Development Economics : a Macroeconomic perspective


Objectif

Objectives
This course tackles three recurrent but yet topical macroeconomic issues related to growth and development in developing economies. It specifically assesses the importance of capital flows and external finance for developing countries and draws a comparative analysis of the effectiveness of migration, remittances and foreign aid in promoting growth and alleviating poverty. After introducing the main stylized facts and the historical and theoretical background relevant to each topic, the focus will be on their impact at the macro, meso but also micro-level using recent empirical evidence on these questions. This last part also tries to identify channels for development through institutions and governance in a globalized world.

This course is complementary to the Development Microeconomics course (Semester 1).

Pre-Requisites
This course is both theoretical and empirical. It therefore presumes familiarity with basic economic theory (growth models, macroeconomic stabilization mechanisms, microeconomic principles). It also requires some background in the econometrics of evaluation and panel data. 
 

Plan

Chapter 1. International Migration, Remittances and Development

  • Measurement and Stylized Facts
  • Theoretical Background
  • Empirical Evidence

Chapter 2. Foreign Aid, Growth and Development

  • Measurement and Stylized Facts
  • Theoretical Background
  • Empirical Evidence

Chapter 3. Institutions, Governance and Development

  • Measurement and Stylized Facts
  • Theoretical Background
  • Empirical Evidence

Références

Chapter 1. International Migration, Remittances and Development
•    Todaro/Smith, Economic Development, chapter 3 and 7
•    Clemens & McKenzie (2014), Why don't remittances appear to affect growth? World Bank Policy Research Working Paper, (6856)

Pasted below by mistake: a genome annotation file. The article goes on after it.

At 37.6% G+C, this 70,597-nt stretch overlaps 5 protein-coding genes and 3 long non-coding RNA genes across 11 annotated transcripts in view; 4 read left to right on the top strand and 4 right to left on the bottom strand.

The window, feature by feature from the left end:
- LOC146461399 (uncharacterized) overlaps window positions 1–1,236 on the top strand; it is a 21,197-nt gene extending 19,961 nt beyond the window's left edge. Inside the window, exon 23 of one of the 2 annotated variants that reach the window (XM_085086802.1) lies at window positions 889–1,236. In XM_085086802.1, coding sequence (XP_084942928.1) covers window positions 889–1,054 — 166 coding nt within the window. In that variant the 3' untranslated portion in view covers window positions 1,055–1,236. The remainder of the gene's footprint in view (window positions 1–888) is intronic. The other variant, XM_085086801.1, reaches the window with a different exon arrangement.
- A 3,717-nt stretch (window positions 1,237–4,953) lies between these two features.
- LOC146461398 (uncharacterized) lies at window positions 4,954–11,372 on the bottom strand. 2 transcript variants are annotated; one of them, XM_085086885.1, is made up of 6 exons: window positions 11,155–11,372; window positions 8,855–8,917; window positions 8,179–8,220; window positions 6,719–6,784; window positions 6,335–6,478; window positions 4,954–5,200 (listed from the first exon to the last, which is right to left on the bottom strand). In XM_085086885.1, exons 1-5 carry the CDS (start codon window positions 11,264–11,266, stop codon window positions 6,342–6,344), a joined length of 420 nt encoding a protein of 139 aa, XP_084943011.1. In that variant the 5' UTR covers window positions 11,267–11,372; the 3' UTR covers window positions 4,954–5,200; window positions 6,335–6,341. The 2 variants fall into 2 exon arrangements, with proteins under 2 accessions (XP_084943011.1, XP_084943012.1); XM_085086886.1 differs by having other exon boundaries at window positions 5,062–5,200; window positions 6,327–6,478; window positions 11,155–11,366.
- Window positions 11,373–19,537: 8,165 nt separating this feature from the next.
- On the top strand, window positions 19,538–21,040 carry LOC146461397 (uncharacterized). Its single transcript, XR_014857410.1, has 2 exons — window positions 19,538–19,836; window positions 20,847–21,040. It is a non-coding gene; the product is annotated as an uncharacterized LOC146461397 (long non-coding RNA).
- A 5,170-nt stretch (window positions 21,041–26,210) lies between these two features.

•    De Haas, H. (2012). The migration and development pendulum: A critical view on research and policy. International Migration, 50(3), 8-25.
•    McKenzie, D., & Sasin, M. J. (2007). Migration, remittances, poverty, and human capital: conceptual and empirical challenges. World Bank Policy Research Working Paper, (4272).
•    Rapoport, H., & F. Docquier (2006). The economics of migrants' remittances. Handbook of the economics of giving, altruism and reciprocity, 2, 1135-1198.
•    Stark, O., & Bloom, D. E. (1985). The New economics of labor migration. The American Economic Review, 75(2), 173-178.
 
Chapter 2. Foreign Aid, Growth and Development
•    Todaro/Smith, Economic Development, chapter 3 and 14
•    Brückner, M. (2013). On the simultaneity problem in the aid and growth debate. Journal of Applied Econometrics, 28(1):126-150.
•    Burnside, C. and Dollar, D. (2000). Aid, policies, and growth. American Economic Review, 37(6):847-868.
•    Rajan, R., & Subramanian, A. (2007).Does aid affect governance? The American Economic Review, 97(2), 322-327.
•    Rajan, R. G., & Subramanian, A. (2008). Aid and growth : What does the cross-country evidence really show? The Review of Economics and Statistics, 90(4), 643-665.

Chapter 3. Institutions, Governance and Development
•    Todaro/Smith, Economic Development, chapter 2, 4 and 11
•    Collier, P. (2007). The bottom billion: Why the poorest countries are failing and what can be done about it. Oxford University Press.
•    Acemoglu, D. & J.A. Robinson (2001). The Colonial Origins of Comparative Development: An Empirical Investigation. The American Economic Review, 91(5), 1369-1401.
•    Acemoglu, D. & J.A. Robinson (2012). Why nations fail: the origins of power, prosperity and poverty. New York: Crown Business.